From the lowland gorillas of Africa to corals of the Galapagos Islands, more than 16,300 species are threatened with extinction, the World Conservation Union said on Wednesday in its annual Red List. In what is billed as the world's most authoritative assessment of Earth's plants and animals, the global group considered 41,415 species and found that of those, 16,306 were under threat, said Craig Hilton-Tailor, the list's manager.
WASHINGTON (Reuters) - From the lowland gorillas of Africa to corals of the Galapagos Islands, more than 16,300 species are threatened with extinction, the World Conservation Union said on Wednesday in its annual Red List.
In what is billed as the world's most authoritative assessment of Earth's plants and animals, the global group considered 41,415 species and found that of those, 16,306 were under threat, said Craig Hilton-Tailor, the list's manager.
That is nearly 200 more species of wildlife than last year, Hilton-Tailor said in a telephone interview. Even so, there are probably many more than that, he said.
"The estimate is low; we know it's low," Hilton-Tailor said. "We've only really looked at the tip of the iceberg in terms of species that are out there that are known to science."
The World Conservation Union -- a global group whose members includes nations, government agencies, non-governmental organizations and thousands of scientists -- aims to "influence, encourage and assist societies" to conserve nature and natural resources.
While it does not play a major role in U.S. decisions on wildlife conservation because the United States does this through its own Endangered Species Act, the conservation union is highly influential in other regions, particularly in developing countries which cannot afford to make their own assessments of which species are in trouble.
Three of the new species added to this year's list are corals in the Galapagos, which are critically endangered by the warm-water Pacific Ocean pattern El Nino and by climate change, the group said in a statement.
CLIMATE CHANGE IS ONE CAUSE
Hilton-Tailor said global warming is a factor in these and other species' endangerment, but not the only factor.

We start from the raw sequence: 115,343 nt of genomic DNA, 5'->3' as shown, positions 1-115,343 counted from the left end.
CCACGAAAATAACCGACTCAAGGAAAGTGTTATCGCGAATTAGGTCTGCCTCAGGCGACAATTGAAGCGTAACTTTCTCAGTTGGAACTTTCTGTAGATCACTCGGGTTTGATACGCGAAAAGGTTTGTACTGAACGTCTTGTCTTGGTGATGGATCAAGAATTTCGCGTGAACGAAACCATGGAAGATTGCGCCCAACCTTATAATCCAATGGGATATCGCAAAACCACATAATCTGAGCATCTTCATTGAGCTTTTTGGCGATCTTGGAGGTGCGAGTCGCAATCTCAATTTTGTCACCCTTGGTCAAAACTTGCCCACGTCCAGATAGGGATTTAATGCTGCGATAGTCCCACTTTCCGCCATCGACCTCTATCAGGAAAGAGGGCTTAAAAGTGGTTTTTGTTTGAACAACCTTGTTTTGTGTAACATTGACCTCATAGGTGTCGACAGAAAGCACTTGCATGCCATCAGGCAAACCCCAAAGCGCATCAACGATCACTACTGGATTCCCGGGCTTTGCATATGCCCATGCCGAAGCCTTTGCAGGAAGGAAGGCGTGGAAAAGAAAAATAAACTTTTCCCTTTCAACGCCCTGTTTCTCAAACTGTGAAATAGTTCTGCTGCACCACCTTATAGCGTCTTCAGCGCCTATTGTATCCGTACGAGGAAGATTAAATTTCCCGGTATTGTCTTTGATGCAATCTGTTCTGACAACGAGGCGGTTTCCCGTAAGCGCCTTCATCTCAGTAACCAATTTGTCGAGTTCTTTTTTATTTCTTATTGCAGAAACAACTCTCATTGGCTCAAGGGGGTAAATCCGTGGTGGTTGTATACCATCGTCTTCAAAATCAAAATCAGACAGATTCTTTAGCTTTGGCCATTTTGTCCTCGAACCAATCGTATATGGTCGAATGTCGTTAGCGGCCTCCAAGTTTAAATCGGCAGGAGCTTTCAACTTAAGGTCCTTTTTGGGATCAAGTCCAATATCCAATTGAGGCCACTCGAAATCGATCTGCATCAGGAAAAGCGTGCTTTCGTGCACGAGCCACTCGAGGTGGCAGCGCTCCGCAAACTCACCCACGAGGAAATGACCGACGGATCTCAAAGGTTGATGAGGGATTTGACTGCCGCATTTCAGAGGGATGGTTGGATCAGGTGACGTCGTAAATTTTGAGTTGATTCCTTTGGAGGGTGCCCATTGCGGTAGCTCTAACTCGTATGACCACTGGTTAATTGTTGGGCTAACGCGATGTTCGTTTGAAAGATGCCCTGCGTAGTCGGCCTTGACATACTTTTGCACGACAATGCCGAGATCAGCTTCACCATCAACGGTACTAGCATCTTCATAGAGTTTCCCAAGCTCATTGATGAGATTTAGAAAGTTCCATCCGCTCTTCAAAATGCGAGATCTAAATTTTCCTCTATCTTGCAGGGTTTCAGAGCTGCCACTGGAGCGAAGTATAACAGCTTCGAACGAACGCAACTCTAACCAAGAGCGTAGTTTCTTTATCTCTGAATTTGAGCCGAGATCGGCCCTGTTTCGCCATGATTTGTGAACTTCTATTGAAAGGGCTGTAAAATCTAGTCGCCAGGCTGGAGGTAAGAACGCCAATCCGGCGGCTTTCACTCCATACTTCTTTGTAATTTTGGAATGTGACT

"It's really hard to identify whether it's climate change or not that's driving some of these species to extinction," he said. "Climate change doesn't operate by itself, it's operating in tandem with other threats and it's usually the combination of climate change and possibly the threat of a new disease ... it's different combinations that can push species over the brink."
The Red List is aimed at policy makers and ordinary people, Hilton-Tailor said.
"If everybody on the planet cooperated and adopted a sustainable way of living, a lot of these problems would go away," he said. He acknowledged that such cooperation has not occurred in the course of human history.
Asked to name a particularly troubling example, Hilton-Tailor mentioned the western lowland gorilla, which moves from endangered to critically endangered on the latest list. Its decline is due to the Ebola virus and commercial hunting of so-called bush meat.
This case points up the need for better viral controls, and for an alternative source of food for people in the gorilla's range, from Angola to Congo to Gabon.
Development is the culprit in the decline of the Yangtze River dolphin, also known as the baiji, Hilton-Tailor said. It is critically endangered and possibly extinct, with perhaps one or two individual creatures remaining.
Changes in river flows due to dams, pollution, over-fishing and the use of electric shocks to fish in the Yangtze system are all factors in the cetacean's disappearance. Heavy river traffic in fast-developing China is another cause.
"Any poor dolphin would really have to do amazing acrobatics to avoid being hit by one of those ships," Hilton-Tailor said.